Seminole Canyon is a slit in the earth which contains Pecos River rock art dated 4000 years and is considered to be some of North America's oldest pictographs. This is why we are at this park. You can only hike into the canyon if you are on an official guided tour. They will not run the tour if it is raining because the rock you walk on can become super slick and you could slide right off the edge.
We didn't think that there was going to be a tour because it had been raining all night. Let's not also mention that the wind was blowing and it was cold, cold, cold. The tour was at 10, so we decided we would just go down to the Visitor's Center and see if they were going to run the tour.
I dug out my long underwear, my winter coat and my winter gloves which I had packed away a couple of days ago when the temperature was 82. I am down south, why in the world do I have to wear all these clothes. Urggg.
The tour is on and Lou, Davey and I are the only ones on the tour. The tour cost $5. They said that it was a rugged hike, I was a little worried that us geezers would have a hard time, but it helped that we were the only ones on the tour. Laurie was our guide. Laurie and her husband were volunteers at the park. They had been there since Thanksgiving. In exchange for their volunteering, they got a free place to stay in the RV park.
We walked into the canyon, there were about 100 steps down into the canyon, which means we have to come back up those same 100 steps. The pictures don't do it justice to let you know the scale of things. There were these giant shelves on the side of the canyon that prehistory people would stop by and live for a couple of weeks. While they were there, they would do these paintings. We don't know who they were or what the paintings mean. These paintings are of a style not found anywhere else. This is one of the few sites where no cultural group claims that it was their ancestral site. Most of the current day thought is that these pictures are of the shamanistic tradition. Beyond that, we have no idea what they represented. Our guide was excellent and showed us how they made the paint out of rocks, how they boiled prickly pear cactus to make food and 'handbags'. She explained how people used the land to survive.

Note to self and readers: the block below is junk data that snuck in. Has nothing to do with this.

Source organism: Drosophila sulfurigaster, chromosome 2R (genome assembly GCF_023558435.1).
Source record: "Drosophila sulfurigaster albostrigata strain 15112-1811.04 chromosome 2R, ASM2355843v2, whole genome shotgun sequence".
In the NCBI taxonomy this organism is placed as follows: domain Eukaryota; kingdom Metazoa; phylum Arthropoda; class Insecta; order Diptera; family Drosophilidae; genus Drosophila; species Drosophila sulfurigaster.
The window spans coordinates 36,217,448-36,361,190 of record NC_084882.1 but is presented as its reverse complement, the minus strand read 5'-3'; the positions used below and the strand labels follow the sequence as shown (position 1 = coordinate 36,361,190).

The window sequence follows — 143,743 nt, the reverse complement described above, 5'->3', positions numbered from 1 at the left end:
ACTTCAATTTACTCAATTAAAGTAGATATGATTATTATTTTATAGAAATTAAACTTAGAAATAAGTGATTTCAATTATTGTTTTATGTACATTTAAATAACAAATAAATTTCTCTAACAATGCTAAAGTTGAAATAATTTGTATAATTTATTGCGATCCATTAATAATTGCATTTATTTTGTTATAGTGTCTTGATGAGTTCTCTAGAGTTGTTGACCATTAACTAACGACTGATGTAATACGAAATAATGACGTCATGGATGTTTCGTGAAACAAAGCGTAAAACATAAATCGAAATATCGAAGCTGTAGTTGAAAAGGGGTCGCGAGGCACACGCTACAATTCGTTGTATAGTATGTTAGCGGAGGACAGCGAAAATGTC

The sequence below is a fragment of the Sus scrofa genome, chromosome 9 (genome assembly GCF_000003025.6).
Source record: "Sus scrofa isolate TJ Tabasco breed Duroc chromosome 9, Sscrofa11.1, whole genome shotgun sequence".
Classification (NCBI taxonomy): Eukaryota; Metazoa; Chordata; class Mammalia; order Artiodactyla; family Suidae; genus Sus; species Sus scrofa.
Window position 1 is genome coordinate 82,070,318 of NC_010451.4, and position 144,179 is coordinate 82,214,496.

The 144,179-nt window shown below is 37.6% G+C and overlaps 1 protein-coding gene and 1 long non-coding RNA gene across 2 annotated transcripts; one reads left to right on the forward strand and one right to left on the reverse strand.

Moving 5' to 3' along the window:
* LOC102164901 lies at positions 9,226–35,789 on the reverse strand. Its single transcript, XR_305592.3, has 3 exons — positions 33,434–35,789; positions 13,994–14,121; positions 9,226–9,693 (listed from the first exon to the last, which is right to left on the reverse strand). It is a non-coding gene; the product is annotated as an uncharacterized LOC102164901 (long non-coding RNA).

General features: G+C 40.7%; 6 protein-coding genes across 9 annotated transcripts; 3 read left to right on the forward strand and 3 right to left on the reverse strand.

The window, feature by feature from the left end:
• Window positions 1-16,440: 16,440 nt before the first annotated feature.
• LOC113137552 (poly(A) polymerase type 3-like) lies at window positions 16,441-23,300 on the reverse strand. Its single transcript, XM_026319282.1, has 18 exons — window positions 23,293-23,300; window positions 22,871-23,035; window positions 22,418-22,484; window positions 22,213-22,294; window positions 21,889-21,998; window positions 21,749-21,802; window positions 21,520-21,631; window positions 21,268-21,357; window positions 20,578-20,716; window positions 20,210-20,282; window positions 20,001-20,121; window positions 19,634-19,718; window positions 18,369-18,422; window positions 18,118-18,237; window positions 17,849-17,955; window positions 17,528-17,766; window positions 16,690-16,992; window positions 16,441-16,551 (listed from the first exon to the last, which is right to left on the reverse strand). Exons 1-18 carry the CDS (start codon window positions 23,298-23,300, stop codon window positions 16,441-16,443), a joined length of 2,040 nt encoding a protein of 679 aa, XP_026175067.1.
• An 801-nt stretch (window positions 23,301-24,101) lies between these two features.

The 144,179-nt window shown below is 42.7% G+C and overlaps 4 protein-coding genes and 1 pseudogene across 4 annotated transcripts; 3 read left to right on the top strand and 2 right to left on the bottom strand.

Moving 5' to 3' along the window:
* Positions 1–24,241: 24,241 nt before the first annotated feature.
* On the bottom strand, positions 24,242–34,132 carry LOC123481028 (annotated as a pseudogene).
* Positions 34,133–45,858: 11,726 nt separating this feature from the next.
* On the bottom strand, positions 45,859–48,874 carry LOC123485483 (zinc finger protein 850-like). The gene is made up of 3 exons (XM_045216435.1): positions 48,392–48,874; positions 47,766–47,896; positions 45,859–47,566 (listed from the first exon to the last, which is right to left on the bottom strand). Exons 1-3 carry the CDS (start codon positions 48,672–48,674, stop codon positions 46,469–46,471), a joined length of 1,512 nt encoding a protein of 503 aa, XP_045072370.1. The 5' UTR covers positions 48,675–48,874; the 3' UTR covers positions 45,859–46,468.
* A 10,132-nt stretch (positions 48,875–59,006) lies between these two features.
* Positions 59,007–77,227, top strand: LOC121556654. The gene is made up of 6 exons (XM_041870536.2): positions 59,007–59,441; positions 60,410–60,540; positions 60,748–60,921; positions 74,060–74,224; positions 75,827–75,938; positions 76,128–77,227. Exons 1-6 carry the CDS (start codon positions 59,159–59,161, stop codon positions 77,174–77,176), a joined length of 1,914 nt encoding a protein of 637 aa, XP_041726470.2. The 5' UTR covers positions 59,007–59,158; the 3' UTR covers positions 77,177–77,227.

There was a mescal? tree that Laurie pointed out and she said that early people used it for it's hallucinogen properties. I said – wait, Mescaline? She said – yes. Then she said she was going to keep an eye on me and there better not be any seed pods missing. What can I say? I'm a child of the sixties.
After getting back to the Rvs, it was lunch time and nap time. Lou, Miko and I met at two and we decided we were going to hike some of the trails in the park. We decided to do the Canyon Rim Trail because we thought it would be the most scenic. Of course both Lou and I are scared of heights and I was a little worried because it was still drizzly and I was thinking that rock on the top of the canyon would be slick. It wasn't too bad and the view was almost primal. Especially when you think about how many years ago these Pecos people were walking the land. They were doing their rock art at the same time the pyramids were being built in Egypt.
Today we walked about 5.5 miles and according to my FitBit there were 26 flights of stairs.
Standing overlooking the canyon was a sculpture called Maker of Peace which added to the spirituality of the place.